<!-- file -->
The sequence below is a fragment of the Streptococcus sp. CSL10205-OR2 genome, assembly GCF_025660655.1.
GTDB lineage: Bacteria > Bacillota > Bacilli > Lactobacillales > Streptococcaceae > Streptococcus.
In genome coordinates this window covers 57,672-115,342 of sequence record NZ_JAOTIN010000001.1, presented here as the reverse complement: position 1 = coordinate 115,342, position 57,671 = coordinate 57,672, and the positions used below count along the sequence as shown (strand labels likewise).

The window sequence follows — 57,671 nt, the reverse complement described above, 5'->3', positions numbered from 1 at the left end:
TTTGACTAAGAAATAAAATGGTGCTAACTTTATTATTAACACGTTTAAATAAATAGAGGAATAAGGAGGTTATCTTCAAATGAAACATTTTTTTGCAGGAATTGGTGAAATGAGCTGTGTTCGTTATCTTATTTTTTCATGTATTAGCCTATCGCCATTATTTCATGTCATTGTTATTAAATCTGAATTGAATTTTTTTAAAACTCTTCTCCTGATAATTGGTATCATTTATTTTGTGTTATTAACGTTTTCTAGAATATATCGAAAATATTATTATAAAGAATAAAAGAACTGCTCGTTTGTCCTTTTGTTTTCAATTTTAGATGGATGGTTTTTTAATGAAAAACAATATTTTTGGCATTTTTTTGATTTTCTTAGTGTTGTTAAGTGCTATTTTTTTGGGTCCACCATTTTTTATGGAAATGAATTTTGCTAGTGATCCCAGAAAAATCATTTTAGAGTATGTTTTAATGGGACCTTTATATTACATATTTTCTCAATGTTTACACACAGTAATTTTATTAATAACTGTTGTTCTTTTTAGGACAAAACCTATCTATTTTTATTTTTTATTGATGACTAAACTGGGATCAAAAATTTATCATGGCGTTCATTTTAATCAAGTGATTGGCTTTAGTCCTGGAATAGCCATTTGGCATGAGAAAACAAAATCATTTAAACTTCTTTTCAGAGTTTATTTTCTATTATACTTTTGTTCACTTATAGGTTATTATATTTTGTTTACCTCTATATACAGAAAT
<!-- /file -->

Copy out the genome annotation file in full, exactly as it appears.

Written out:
The sequence below is a fragment of the Streptococcus sp. CSL10205-OR2 genome, assembly GCF_025660655.1.
GTDB lineage: Bacteria > Bacillota > Bacilli > Lactobacillales > Streptococcaceae > Streptococcus.
In genome coordinates this window covers 57,672-115,342 of sequence record NZ_JAOTIN010000001.1, presented here as the reverse complement: position 1 = coordinate 115,342, position 57,671 = coordinate 57,672, and the positions used below count along the sequence as shown (strand labels likewise).

The window sequence follows — 57,671 nt, the reverse complement described above, 5'->3', positions numbered from 1 at the left end:
TTTGACTAAGAAATAAAATGGTGCTAACTTTATTATTAACACGTTTAAATAAATAGAGGAATAAGGAGGTTATCTTCAAATGAAACATTTTTTTGCAGGAATTGGTGAAATGAGCTGTGTTCGTTATCTTATTTTTTCATGTATTAGCCTATCGCCATTATTTCATGTCATTGTTATTAAATCTGAATTGAATTTTTTTAAAACTCTTCTCCTGATAATTGGTATCATTTATTTTGTGTTATTAACGTTTTCTAGAATATATCGAAAATATTATTATAAAGAATAAAAGAACTGCTCGTTTGTCCTTTTGTTTTCAATTTTAGATGGATGGTTTTTTAATGAAAAACAATATTTTTGGCATTTTTTTGATTTTCTTAGTGTTGTTAAGTGCTATTTTTTTGGGTCCACCATTTTTTATGGAAATGAATTTTGCTAGTGATCCCAGAAAAATCATTTTAGAGTATGTTTTAATGGGACCTTTATATTACATATTTTCTCAATGTTTACACACAGTAATTTTATTAATAACTGTTGTTCTTTTTAGGACAAAACCTATCTATTTTTATTTTTTATTGATGACTAAACTGGGATCAAAAATTTATCATGGCGTTCATTTTAATCAAGTGATTGGCTTTAGTCCTGGAATAGCCATTTGGCATGAGAAAACAAAATCATTTAAACTTCTTTTCAGAGTTTATTTTCTATTATACTTTTGTTCACTTATAGGTTATTATATTTTGTTTACCTCTATATACAGAAAT